ICD codes for this disease: ICD codes are internationally valid medical diagnosis codes. They are found e.g. in medical reports or on incapacity certificates. F81ArtikelübersichtDyskalkulie
- Causes and risk factors
- Examinations and diagnosis
- Disease course and prognosis
The answer to the question "What is dyscalculia?" Is in short: a profound difficulty in dealing with mathematics. Consequently, the dyscalculia is also referred to as dyscalculia. It belongs to the so-called learning disorders. This group of developmental disorders may involve various abilities such as reading, writing or arithmetic - these do not develop "normally". Background is a defined failure of brain services.
The dyscalculia must be differentiated from a later occurring, acquired Akalkulie (calculating disability). An alkaline calculus occurs, for example, as a result of a stroke.
A mathematical weakness is discovered in almost all cases already in childhood. The dyscalculia definition also includes the fact that poor calculus can not be explained by low education, reduced intelligence or sensory disturbances such as deafness. Dyscalculia is thus characterized by a mismatch of expected and actual benefits. Affected people have big problems with numbers and quantities. This will make it difficult or even impossible for them to capture simple invoices. On the other hand, problems that become apparent only with higher mathematical requirements are generally incompatible with a dyscalculia.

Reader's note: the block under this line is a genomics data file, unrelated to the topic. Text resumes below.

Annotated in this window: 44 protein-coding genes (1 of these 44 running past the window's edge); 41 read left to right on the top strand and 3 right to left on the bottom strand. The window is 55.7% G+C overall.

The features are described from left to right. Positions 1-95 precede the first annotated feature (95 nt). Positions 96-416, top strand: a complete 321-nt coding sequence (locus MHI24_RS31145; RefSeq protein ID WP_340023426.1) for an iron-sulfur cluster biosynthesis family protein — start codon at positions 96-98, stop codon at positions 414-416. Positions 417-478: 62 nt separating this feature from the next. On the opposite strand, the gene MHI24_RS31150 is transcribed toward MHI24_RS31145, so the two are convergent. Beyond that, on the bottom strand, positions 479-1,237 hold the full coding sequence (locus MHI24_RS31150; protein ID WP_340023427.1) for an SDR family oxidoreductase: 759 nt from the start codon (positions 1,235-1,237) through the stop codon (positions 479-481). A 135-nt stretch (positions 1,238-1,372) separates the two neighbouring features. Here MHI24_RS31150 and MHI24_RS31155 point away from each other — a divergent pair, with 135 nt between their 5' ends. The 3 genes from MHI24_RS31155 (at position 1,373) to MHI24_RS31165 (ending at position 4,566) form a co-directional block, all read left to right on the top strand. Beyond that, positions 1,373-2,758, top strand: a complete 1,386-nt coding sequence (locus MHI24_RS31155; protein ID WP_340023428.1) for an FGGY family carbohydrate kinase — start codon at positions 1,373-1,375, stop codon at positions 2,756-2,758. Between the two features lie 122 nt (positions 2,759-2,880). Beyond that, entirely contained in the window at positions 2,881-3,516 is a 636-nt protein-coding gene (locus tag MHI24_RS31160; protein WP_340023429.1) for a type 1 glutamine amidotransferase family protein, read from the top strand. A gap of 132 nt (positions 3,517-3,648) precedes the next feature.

Due to the dyscalculia not only the achievements in mathematics, but also in physics or chemistry lessons are weak. Affected children often have problems in everyday situations such as reading the clock.
Combination with other disorders
In addition to dyscalculia, many sufferers still have other disorders, especially combined reading-spelling disorders or an attention deficit syndrome (ADHD). Studies in the US show that over 50 percent of children with reading disabilities also show poor mathematical performance. Conversely, more than 40 percent of children with dyscalculia also had signs of reading difficulties.
In Germany, between three and seven percent of children and adolescents have a dyscalculia. Girls are affected more often than boys.
Interestingly enough, the mathematical dysfunction in American children is more common than in Germany. Maybe differences in the school system are partly responsible for this.To the table of contents
In a dyscalculia sufferers have no or wrong ideas of calculation steps. The handling of the decimal system also presents the children with significant difficulties. Numbers are not understood as quantities, but as a symbol. That's why pay-diners often sneak in. However, there is no clear symptom combination that defines dyscalculia.
Usually, the dyscalculia falls on the fact that the affected children can no longer follow the lessons and drop their benefits. Although there may already be indications of a present dyscalculia in the kindergarten age, a mathematical weakness can initially go unnoticed even at school age.